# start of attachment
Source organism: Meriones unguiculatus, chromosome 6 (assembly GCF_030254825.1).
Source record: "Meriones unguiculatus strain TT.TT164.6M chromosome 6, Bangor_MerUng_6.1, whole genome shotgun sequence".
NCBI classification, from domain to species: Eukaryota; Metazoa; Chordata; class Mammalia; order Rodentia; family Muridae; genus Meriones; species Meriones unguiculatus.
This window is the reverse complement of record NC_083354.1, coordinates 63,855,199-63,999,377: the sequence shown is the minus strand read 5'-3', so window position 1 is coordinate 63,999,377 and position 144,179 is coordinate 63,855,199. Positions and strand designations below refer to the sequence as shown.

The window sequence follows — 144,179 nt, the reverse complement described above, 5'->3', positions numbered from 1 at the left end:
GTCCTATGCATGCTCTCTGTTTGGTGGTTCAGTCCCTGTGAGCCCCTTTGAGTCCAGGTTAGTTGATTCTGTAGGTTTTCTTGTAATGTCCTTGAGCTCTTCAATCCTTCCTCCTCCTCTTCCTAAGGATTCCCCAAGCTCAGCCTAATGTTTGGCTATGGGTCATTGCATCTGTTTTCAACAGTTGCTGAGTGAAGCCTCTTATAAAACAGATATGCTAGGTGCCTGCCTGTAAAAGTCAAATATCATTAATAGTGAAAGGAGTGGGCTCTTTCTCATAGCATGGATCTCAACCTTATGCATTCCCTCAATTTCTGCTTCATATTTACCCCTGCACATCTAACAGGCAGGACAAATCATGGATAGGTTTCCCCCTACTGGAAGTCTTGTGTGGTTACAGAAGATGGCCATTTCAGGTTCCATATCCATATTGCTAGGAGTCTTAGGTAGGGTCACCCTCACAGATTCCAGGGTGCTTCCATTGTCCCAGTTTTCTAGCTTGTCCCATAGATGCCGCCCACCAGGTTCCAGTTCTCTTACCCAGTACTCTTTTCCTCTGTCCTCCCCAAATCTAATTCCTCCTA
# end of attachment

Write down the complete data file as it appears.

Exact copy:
Source organism: Meriones unguiculatus, chromosome 6 (assembly GCF_030254825.1).
Source record: "Meriones unguiculatus strain TT.TT164.6M chromosome 6, Bangor_MerUng_6.1, whole genome shotgun sequence".
NCBI classification, from domain to species: Eukaryota; Metazoa; Chordata; class Mammalia; order Rodentia; family Muridae; genus Meriones; species Meriones unguiculatus.
This window is the reverse complement of record NC_083354.1, coordinates 63,855,199-63,999,377: the sequence shown is the minus strand read 5'-3', so window position 1 is coordinate 63,999,377 and position 144,179 is coordinate 63,855,199. Positions and strand designations below refer to the sequence as shown.

The window sequence follows — 144,179 nt, the reverse complement described above, 5'->3', positions numbered from 1 at the left end:
GTCCTATGCATGCTCTCTGTTTGGTGGTTCAGTCCCTGTGAGCCCCTTTGAGTCCAGGTTAGTTGATTCTGTAGGTTTTCTTGTAATGTCCTTGAGCTCTTCAATCCTTCCTCCTCCTCTTCCTAAGGATTCCCCAAGCTCAGCCTAATGTTTGGCTATGGGTCATTGCATCTGTTTTCAACAGTTGCTGAGTGAAGCCTCTTATAAAACAGATATGCTAGGTGCCTGCCTGTAAAAGTCAAATATCATTAATAGTGAAAGGAGTGGGCTCTTTCTCATAGCATGGATCTCAACCTTATGCATTCCCTCAATTTCTGCTTCATATTTACCCCTGCACATCTAACAGGCAGGACAAATCATGGATAGGTTTCCCCCTACTGGAAGTCTTGTGTGGTTACAGAAGATGGCCATTTCAGGTTCCATATCCATATTGCTAGGAGTCTTAGGTAGGGTCACCCTCACAGATTCCAGGGTGCTTCCATTGTCCCAGTTTTCTAGCTTGTCCCATAGATGCCGCCCACCAGGTTCCAGTTCTCTTACCCAGTACTCTTTTCCTCTGTCCTCCCCAAATCTAATTCCTCCTA